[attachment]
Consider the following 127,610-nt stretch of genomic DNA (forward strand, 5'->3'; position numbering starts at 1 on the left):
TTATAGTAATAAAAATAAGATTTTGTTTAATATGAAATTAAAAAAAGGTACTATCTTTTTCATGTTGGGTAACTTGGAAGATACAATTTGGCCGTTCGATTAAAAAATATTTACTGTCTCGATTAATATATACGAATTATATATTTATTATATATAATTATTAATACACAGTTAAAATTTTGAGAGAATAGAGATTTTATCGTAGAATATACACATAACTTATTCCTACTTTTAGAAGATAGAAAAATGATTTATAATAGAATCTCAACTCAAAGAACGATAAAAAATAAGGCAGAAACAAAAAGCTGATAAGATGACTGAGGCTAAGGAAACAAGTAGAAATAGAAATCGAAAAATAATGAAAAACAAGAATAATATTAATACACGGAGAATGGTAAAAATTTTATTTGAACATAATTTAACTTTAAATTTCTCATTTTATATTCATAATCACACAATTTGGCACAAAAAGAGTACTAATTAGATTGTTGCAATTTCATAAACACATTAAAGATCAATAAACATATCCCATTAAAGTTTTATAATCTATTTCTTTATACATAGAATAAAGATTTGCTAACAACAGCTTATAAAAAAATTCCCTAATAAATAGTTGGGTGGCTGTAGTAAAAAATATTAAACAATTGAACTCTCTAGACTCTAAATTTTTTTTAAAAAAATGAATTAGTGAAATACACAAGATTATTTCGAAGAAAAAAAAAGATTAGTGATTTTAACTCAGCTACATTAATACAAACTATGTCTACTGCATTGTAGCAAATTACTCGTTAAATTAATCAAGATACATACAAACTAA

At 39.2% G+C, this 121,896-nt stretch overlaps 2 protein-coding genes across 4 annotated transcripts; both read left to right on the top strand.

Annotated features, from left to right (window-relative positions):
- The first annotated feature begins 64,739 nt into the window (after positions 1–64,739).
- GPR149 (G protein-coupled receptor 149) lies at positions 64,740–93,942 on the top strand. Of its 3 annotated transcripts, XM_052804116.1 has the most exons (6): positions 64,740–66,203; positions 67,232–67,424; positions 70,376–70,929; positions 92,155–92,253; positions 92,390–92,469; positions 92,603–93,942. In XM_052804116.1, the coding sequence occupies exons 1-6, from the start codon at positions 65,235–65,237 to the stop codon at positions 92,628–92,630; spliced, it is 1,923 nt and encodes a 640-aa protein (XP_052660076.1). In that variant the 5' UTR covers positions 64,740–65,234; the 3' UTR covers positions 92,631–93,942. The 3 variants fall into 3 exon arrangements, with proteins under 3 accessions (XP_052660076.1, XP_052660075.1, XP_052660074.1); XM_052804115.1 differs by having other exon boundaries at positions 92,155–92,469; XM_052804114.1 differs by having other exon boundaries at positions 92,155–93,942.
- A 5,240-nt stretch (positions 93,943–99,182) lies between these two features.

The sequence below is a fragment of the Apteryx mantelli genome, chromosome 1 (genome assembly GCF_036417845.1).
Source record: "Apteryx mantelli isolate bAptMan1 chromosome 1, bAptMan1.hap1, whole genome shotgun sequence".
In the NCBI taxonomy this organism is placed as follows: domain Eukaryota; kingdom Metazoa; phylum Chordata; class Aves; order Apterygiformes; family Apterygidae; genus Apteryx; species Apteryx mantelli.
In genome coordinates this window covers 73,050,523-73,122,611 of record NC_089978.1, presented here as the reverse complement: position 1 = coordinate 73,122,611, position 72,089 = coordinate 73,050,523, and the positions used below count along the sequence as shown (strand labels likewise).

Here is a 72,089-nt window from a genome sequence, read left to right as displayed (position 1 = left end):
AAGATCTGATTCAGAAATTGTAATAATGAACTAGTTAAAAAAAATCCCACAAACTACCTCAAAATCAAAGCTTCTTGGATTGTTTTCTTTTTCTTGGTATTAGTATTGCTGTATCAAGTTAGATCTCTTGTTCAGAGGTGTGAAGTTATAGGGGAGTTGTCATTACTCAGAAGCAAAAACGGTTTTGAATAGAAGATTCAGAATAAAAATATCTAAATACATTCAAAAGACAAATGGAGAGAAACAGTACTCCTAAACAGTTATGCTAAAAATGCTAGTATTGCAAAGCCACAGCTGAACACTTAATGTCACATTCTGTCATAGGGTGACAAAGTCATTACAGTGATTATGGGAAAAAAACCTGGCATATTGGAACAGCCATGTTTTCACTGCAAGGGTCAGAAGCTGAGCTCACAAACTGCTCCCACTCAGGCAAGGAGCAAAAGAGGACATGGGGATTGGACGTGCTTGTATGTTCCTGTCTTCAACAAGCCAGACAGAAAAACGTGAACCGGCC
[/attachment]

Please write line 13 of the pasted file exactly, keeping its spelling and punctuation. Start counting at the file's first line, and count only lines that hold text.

AAGATCTGATTCAGAAATTGTAATAATGAACTAGTTAAAAAAAATCCCACAAACTACCTCAAAATCAAAGCTTCTTGGATTGTTTTCTTTTTCTTGGTATTAGTATTGCTGTATCAAGTTAGATCTCTTGTTCAGAGGTGTGAAGTTATAGGGGAGTTGTCATTACTCAGAAGCAAAAACGGTTTTGAATAGAAGATTCAGAATAAAAATATCTAAATACATTCAAAAGACAAATGGAGAGAAACAGTACTCCTAAACAGTTATGCTAAAAATGCTAGTATTGCAAAGCCACAGCTGAACACTTAATGTCACATTCTGTCATAGGGTGACAAAGTCATTACAGTGATTATGGGAAAAAAACCTGGCATATTGGAACAGCCATGTTTTCACTGCAAGGGTCAGAAGCTGAGCTCACAAACTGCTCCCACTCAGGCAAGGAGCAAAAGAGGACATGGGGATTGGACGTGCTTGTATGTTCCTGTCTTCAACAAGCCAGACAGAAAAACGTGAACCGGCC